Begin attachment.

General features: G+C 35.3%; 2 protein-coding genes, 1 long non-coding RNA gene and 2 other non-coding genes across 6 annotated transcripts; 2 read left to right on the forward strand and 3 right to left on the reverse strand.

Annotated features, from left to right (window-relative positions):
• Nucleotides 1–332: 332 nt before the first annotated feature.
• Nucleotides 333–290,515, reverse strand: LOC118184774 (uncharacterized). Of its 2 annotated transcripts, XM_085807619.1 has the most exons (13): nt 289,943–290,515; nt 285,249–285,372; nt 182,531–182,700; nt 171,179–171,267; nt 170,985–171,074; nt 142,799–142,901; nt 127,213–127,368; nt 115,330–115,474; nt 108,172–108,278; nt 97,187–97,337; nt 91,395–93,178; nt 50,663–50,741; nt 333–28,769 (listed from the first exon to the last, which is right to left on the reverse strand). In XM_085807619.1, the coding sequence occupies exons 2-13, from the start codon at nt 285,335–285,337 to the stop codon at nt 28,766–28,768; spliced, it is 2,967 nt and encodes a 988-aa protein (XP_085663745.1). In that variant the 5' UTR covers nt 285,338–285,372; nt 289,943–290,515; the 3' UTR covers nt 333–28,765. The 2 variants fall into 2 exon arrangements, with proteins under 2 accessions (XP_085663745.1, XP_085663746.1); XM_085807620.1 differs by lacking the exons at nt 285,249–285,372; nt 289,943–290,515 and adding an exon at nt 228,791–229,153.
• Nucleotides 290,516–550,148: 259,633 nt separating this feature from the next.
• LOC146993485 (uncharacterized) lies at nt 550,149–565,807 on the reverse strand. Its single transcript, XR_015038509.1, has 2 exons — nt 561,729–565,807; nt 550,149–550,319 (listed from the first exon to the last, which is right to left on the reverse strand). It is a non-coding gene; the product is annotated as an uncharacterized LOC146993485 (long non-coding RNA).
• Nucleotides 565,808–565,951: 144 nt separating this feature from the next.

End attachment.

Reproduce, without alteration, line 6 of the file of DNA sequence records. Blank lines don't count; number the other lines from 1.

• LOC146993485 (uncharacterized) lies at nt 550,149–565,807 on the reverse strand. Its single transcript, XR_015038509.1, has 2 exons — nt 561,729–565,807; nt 550,149–550,319 (listed from the first exon to the last, which is right to left on the reverse strand). It is a non-coding gene; the product is annotated as an uncharacterized LOC146993485 (long non-coding RNA).